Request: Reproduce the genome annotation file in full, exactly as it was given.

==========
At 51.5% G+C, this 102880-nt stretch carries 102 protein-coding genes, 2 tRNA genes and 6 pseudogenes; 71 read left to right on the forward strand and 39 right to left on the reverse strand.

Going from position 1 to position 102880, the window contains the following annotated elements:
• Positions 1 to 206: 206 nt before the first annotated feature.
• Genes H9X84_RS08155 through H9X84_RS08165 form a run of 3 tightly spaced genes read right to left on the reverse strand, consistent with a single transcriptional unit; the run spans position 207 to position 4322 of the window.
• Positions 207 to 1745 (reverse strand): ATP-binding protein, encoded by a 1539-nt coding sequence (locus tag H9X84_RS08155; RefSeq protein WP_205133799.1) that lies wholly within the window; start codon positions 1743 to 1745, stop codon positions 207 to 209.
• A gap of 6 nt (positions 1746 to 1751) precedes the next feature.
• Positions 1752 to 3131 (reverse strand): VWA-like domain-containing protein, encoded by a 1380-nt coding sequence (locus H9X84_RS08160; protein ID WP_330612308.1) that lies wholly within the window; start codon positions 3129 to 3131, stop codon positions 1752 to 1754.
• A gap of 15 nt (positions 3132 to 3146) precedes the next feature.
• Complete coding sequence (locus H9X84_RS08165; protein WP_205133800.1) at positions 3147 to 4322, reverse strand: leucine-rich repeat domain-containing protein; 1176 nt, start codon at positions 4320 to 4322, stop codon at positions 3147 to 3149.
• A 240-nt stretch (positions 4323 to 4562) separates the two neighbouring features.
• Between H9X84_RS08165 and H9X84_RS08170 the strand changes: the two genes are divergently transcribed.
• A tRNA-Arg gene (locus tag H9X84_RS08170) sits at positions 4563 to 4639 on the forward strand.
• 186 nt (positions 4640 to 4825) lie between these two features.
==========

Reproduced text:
At 51.5% G+C, this 102880-nt stretch carries 102 protein-coding genes, 2 tRNA genes and 6 pseudogenes; 71 read left to right on the forward strand and 39 right to left on the reverse strand.

Going from position 1 to position 102880, the window contains the following annotated elements:
• Positions 1 to 206: 206 nt before the first annotated feature.
• Genes H9X84_RS08155 through H9X84_RS08165 form a run of 3 tightly spaced genes read right to left on the reverse strand, consistent with a single transcriptional unit; the run spans position 207 to position 4322 of the window.
• Positions 207 to 1745 (reverse strand): ATP-binding protein, encoded by a 1539-nt coding sequence (locus tag H9X84_RS08155; RefSeq protein WP_205133799.1) that lies wholly within the window; start codon positions 1743 to 1745, stop codon positions 207 to 209.
• A gap of 6 nt (positions 1746 to 1751) precedes the next feature.
• Positions 1752 to 3131 (reverse strand): VWA-like domain-containing protein, encoded by a 1380-nt coding sequence (locus H9X84_RS08160; protein ID WP_330612308.1) that lies wholly within the window; start codon positions 3129 to 3131, stop codon positions 1752 to 1754.
• A gap of 15 nt (positions 3132 to 3146) precedes the next feature.
• Complete coding sequence (locus H9X84_RS08165; protein WP_205133800.1) at positions 3147 to 4322, reverse strand: leucine-rich repeat domain-containing protein; 1176 nt, start codon at positions 4320 to 4322, stop codon at positions 3147 to 3149.
• A 240-nt stretch (positions 4323 to 4562) separates the two neighbouring features.
• Between H9X84_RS08165 and H9X84_RS08170 the strand changes: the two genes are divergently transcribed.
• A tRNA-Arg gene (locus tag H9X84_RS08170) sits at positions 4563 to 4639 on the forward strand.
• 186 nt (positions 4640 to 4825) lie between these two features.